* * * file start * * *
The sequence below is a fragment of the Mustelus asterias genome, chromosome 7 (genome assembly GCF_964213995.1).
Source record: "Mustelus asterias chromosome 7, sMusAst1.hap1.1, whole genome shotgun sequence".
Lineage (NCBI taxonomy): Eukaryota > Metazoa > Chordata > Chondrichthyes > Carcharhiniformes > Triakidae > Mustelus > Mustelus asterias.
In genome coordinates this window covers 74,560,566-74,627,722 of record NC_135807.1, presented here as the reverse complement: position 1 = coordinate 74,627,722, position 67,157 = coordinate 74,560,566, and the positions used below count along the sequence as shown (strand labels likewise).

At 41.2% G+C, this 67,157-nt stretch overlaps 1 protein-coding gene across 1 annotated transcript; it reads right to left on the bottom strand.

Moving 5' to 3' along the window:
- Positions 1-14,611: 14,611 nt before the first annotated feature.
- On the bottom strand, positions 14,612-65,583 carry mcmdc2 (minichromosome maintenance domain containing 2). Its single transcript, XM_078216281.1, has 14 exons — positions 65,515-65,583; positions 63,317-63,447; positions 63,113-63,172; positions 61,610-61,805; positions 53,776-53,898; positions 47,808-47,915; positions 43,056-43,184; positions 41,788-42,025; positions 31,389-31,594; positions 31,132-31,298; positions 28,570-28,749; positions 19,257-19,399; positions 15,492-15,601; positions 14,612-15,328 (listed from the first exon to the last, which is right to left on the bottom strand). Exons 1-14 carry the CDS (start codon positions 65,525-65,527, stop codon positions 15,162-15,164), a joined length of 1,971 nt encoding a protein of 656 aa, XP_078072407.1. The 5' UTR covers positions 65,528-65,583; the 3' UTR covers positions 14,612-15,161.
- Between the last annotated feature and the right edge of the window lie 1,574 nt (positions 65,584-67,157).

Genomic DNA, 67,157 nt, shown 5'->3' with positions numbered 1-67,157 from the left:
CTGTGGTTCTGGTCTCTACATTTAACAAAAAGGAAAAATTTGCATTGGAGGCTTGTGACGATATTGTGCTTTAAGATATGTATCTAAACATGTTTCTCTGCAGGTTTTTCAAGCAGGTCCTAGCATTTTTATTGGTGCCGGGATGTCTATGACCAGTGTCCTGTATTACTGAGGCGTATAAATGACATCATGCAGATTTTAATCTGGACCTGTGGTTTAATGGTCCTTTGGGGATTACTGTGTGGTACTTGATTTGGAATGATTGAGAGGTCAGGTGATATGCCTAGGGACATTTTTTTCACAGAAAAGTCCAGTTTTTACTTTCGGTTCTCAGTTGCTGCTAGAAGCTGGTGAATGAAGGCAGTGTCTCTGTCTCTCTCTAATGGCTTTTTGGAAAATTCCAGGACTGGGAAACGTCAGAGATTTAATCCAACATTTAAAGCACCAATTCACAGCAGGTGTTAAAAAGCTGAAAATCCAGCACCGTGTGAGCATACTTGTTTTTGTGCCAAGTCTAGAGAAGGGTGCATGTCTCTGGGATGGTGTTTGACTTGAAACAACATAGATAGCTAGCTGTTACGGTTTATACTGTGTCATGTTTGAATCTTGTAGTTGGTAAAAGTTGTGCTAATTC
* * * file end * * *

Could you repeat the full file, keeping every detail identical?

The sequence below is a fragment of the Mustelus asterias genome, chromosome 7 (genome assembly GCF_964213995.1).
Source record: "Mustelus asterias chromosome 7, sMusAst1.hap1.1, whole genome shotgun sequence".
Lineage (NCBI taxonomy): Eukaryota > Metazoa > Chordata > Chondrichthyes > Carcharhiniformes > Triakidae > Mustelus > Mustelus asterias.
In genome coordinates this window covers 74,560,566-74,627,722 of record NC_135807.1, presented here as the reverse complement: position 1 = coordinate 74,627,722, position 67,157 = coordinate 74,560,566, and the positions used below count along the sequence as shown (strand labels likewise).

At 41.2% G+C, this 67,157-nt stretch overlaps 1 protein-coding gene across 1 annotated transcript; it reads right to left on the bottom strand.

Moving 5' to 3' along the window:
- Positions 1-14,611: 14,611 nt before the first annotated feature.
- On the bottom strand, positions 14,612-65,583 carry mcmdc2 (minichromosome maintenance domain containing 2). Its single transcript, XM_078216281.1, has 14 exons — positions 65,515-65,583; positions 63,317-63,447; positions 63,113-63,172; positions 61,610-61,805; positions 53,776-53,898; positions 47,808-47,915; positions 43,056-43,184; positions 41,788-42,025; positions 31,389-31,594; positions 31,132-31,298; positions 28,570-28,749; positions 19,257-19,399; positions 15,492-15,601; positions 14,612-15,328 (listed from the first exon to the last, which is right to left on the bottom strand). Exons 1-14 carry the CDS (start codon positions 65,525-65,527, stop codon positions 15,162-15,164), a joined length of 1,971 nt encoding a protein of 656 aa, XP_078072407.1. The 5' UTR covers positions 65,528-65,583; the 3' UTR covers positions 14,612-15,161.
- Between the last annotated feature and the right edge of the window lie 1,574 nt (positions 65,584-67,157).

Genomic DNA, 67,157 nt, shown 5'->3' with positions numbered 1-67,157 from the left:
CTGTGGTTCTGGTCTCTACATTTAACAAAAAGGAAAAATTTGCATTGGAGGCTTGTGACGATATTGTGCTTTAAGATATGTATCTAAACATGTTTCTCTGCAGGTTTTTCAAGCAGGTCCTAGCATTTTTATTGGTGCCGGGATGTCTATGACCAGTGTCCTGTATTACTGAGGCGTATAAATGACATCATGCAGATTTTAATCTGGACCTGTGGTTTAATGGTCCTTTGGGGATTACTGTGTGGTACTTGATTTGGAATGATTGAGAGGTCAGGTGATATGCCTAGGGACATTTTTTTCACAGAAAAGTCCAGTTTTTACTTTCGGTTCTCAGTTGCTGCTAGAAGCTGGTGAATGAAGGCAGTGTCTCTGTCTCTCTCTAATGGCTTTTTGGAAAATTCCAGGACTGGGAAACGTCAGAGATTTAATCCAACATTTAAAGCACCAATTCACAGCAGGTGTTAAAAAGCTGAAAATCCAGCACCGTGTGAGCATACTTGTTTTTGTGCCAAGTCTAGAGAAGGGTGCATGTCTCTGGGATGGTGTTTGACTTGAAACAACATAGATAGCTAGCTGTTACGGTTTATACTGTGTCATGTTTGAATCTTGTAGTTGGTAAAAGTTGTGCTAATTC